Thursday, May 26, 2011

The Train Directly Behind will be here Momentarily

From Darren:
I am convinced there was an aspiring political adviser who took on an interim position with WMATA to come up with the words that we hear every day riding the Metro system.

If you consult a dictionary, the uses are technically correct, but after years of abuse by Metro, they've lost all meaning and now only cause pangs of dread in every rider's gut.


No hardened Metro rider has fallen for the pass-off trap for years now. Used as a premise to alleviate overcrowded trains, we’re often told that the next train is “directly” behind the train we need to board to make it to the office, school or in my case, Krav Maga on time.

The truth behind this is that there really is a train 1 to 20 stops behind the train now full and departing. Given that this is a rail system, the word "directly" is still technically correct regardless since there's nothing in between the two trains. That is, of course, if you’re not counting the mountain of sighs now piling up from those who either believed the message or couldn’t even get standing room on the first train.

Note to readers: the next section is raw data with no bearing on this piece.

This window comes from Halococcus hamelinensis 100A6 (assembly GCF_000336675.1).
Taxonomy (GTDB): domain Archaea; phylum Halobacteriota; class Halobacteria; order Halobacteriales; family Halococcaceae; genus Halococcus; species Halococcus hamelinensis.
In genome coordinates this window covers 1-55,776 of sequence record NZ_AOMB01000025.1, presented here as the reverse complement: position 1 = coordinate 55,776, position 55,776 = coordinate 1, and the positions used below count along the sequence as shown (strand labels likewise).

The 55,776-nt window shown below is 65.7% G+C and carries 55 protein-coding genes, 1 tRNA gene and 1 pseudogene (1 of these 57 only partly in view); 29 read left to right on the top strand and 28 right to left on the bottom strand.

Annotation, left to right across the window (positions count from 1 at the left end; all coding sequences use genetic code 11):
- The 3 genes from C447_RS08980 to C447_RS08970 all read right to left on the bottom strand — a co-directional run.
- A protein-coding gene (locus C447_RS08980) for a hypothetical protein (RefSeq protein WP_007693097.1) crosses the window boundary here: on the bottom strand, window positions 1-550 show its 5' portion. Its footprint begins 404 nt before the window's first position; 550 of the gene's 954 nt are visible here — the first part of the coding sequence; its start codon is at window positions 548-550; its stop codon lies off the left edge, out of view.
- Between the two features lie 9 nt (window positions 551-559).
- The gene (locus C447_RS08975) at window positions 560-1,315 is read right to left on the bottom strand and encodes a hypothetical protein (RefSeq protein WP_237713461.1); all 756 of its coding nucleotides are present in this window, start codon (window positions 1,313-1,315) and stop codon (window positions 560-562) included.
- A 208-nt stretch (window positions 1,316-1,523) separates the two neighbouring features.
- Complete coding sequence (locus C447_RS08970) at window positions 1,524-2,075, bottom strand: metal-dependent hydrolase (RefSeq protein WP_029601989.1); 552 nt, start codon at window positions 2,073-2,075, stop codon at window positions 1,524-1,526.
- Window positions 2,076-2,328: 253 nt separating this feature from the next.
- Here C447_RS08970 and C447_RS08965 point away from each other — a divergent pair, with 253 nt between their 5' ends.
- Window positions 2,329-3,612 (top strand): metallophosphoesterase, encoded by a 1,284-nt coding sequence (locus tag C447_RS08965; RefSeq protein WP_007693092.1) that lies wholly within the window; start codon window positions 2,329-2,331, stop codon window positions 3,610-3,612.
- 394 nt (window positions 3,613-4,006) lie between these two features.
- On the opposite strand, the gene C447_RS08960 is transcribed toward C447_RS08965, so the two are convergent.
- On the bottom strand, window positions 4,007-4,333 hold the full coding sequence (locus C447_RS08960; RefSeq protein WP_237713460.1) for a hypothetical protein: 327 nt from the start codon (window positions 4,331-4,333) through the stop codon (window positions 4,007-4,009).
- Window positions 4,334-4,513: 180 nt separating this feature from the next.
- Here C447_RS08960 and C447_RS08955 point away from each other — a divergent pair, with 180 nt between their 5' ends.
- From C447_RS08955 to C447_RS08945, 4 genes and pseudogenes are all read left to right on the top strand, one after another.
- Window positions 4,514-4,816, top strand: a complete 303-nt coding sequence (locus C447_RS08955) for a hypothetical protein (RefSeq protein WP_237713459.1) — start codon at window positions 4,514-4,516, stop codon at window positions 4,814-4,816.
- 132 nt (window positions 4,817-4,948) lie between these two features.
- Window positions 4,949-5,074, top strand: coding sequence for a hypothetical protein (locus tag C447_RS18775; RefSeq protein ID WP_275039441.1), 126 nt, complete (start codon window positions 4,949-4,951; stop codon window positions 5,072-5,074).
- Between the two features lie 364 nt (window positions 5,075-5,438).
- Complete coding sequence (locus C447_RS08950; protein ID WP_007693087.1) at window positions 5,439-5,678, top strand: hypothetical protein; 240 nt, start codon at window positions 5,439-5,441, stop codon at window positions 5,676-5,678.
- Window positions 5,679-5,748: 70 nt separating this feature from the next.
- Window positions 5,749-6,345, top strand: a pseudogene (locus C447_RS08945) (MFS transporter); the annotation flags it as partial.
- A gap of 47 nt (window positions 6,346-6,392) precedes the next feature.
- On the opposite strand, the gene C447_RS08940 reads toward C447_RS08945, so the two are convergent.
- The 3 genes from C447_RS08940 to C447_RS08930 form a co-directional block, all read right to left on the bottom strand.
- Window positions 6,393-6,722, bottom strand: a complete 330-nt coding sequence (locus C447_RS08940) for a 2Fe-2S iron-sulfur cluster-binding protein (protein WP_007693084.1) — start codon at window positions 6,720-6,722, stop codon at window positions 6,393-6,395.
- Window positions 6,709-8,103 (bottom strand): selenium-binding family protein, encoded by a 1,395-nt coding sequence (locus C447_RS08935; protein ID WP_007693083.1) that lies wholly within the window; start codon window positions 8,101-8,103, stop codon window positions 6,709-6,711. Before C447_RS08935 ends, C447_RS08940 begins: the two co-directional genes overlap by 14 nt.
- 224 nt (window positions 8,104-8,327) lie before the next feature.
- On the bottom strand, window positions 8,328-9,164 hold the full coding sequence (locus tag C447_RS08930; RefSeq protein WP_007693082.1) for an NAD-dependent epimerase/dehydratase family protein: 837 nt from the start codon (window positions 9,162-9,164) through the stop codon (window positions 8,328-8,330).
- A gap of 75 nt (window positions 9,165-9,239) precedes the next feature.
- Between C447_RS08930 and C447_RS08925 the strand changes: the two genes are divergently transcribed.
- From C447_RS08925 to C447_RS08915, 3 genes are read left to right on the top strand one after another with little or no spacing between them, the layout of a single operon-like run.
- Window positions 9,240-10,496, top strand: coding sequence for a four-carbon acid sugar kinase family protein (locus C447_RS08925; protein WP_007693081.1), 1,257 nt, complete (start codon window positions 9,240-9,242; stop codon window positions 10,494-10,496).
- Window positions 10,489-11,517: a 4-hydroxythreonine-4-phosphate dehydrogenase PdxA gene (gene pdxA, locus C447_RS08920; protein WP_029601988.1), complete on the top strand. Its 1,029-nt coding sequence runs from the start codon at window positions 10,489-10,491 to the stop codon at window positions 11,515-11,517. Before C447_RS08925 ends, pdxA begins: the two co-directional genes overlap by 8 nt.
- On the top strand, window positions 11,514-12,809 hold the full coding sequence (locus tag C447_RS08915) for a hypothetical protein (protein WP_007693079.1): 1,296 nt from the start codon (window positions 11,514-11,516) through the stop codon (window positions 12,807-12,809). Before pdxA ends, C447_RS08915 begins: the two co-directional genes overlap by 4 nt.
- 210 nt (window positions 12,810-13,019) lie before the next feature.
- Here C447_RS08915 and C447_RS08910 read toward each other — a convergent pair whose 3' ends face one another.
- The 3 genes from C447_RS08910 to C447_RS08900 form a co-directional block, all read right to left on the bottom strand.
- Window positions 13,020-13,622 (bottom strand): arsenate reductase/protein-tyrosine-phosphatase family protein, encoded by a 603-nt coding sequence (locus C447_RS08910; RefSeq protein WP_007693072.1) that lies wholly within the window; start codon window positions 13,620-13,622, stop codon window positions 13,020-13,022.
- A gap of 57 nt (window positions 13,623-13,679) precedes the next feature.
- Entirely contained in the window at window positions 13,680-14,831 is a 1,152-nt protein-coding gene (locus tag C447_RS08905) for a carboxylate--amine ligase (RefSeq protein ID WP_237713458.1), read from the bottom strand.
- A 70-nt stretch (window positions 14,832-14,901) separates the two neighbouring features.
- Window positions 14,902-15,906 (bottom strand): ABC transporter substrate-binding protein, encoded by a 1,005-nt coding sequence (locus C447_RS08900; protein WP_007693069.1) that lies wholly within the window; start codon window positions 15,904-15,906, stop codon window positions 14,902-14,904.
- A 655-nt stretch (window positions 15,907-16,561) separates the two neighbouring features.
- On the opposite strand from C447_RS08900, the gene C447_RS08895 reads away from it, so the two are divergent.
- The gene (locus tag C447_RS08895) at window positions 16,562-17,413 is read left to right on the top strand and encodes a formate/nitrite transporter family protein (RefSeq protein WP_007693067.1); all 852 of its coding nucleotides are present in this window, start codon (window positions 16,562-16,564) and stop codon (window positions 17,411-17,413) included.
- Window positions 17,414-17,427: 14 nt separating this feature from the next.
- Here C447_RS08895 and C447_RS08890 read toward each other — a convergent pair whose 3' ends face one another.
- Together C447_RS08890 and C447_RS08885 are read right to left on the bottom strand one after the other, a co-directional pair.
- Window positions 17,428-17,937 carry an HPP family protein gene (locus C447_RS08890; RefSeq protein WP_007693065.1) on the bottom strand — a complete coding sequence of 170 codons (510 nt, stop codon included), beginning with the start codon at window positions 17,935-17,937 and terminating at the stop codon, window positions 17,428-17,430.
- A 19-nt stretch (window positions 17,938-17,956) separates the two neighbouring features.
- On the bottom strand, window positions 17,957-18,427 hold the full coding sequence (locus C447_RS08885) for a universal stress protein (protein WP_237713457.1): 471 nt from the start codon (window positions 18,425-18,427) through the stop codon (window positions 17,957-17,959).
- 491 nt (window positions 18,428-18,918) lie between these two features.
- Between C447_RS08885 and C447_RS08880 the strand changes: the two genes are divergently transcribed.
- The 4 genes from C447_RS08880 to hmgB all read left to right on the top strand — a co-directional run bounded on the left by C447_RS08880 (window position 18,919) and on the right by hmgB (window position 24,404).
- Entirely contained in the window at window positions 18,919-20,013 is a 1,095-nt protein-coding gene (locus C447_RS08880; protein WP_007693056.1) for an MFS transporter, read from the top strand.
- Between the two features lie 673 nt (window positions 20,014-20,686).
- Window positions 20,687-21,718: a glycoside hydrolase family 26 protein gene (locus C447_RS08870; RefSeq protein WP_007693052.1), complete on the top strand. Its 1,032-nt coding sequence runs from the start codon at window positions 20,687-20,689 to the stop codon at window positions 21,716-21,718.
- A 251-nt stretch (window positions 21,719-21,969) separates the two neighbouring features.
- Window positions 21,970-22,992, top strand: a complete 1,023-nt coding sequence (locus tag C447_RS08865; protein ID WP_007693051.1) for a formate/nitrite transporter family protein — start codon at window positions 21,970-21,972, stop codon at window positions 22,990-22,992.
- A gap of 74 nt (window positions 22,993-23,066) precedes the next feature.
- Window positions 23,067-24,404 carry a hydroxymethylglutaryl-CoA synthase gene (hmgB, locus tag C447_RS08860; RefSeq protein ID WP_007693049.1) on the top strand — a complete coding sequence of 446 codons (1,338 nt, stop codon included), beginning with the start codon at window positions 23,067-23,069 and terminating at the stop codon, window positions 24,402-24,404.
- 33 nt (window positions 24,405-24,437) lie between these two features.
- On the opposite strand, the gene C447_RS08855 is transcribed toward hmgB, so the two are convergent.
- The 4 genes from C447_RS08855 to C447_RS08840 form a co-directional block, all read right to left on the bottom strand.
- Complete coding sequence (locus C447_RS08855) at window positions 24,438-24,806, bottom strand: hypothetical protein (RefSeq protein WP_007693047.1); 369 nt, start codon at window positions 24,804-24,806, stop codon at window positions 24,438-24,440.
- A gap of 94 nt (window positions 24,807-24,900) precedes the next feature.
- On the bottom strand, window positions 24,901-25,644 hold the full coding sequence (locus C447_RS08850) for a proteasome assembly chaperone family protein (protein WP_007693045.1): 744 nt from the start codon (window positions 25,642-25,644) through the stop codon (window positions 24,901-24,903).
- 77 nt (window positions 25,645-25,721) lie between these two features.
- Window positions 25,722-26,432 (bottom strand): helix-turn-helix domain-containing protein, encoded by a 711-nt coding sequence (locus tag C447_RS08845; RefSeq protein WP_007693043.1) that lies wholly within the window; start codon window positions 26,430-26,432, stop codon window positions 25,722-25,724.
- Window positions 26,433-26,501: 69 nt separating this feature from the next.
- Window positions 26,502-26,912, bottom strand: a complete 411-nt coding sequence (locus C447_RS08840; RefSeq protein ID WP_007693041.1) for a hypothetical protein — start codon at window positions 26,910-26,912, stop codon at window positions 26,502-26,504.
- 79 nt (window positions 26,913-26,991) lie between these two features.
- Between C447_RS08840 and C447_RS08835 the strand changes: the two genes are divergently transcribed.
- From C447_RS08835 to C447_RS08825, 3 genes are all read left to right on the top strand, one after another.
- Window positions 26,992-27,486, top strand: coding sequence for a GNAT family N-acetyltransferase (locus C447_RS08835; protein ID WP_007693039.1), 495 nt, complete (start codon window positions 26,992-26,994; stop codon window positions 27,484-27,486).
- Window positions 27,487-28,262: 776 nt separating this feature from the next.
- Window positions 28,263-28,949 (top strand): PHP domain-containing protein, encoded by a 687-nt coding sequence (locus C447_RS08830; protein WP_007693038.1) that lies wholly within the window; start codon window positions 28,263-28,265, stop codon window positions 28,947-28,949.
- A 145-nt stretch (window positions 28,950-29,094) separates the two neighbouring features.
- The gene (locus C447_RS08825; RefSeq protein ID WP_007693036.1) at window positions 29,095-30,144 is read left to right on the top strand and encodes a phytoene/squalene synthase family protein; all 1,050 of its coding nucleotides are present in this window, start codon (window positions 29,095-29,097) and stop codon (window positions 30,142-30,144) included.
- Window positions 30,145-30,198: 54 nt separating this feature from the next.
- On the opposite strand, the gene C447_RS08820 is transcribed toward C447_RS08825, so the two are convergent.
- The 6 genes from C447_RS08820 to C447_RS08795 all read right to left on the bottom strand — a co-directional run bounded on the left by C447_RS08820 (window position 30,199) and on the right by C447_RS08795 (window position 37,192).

“Directly” pales in comparison to the most dreaded of the "technically correct" words and phrases that are heard on the Metro.


How long is a moment is the question. I have had this last from a minute to over an hour, and still, it never sounds that long when crackled or boomed over the intercom. My favorite use is when stuck in a tunnel "momentarily" only to be interrupted momentarily over and over again to remind us that, yes, the train will be moving momentarily.
What are some other words that should be removed from the Metro spin lexicon? My first suggestion is "falling out."

Other items:
Carjacking at Largo Town Center (WaPo)
Riders may get more chances to speak out (Examiner)
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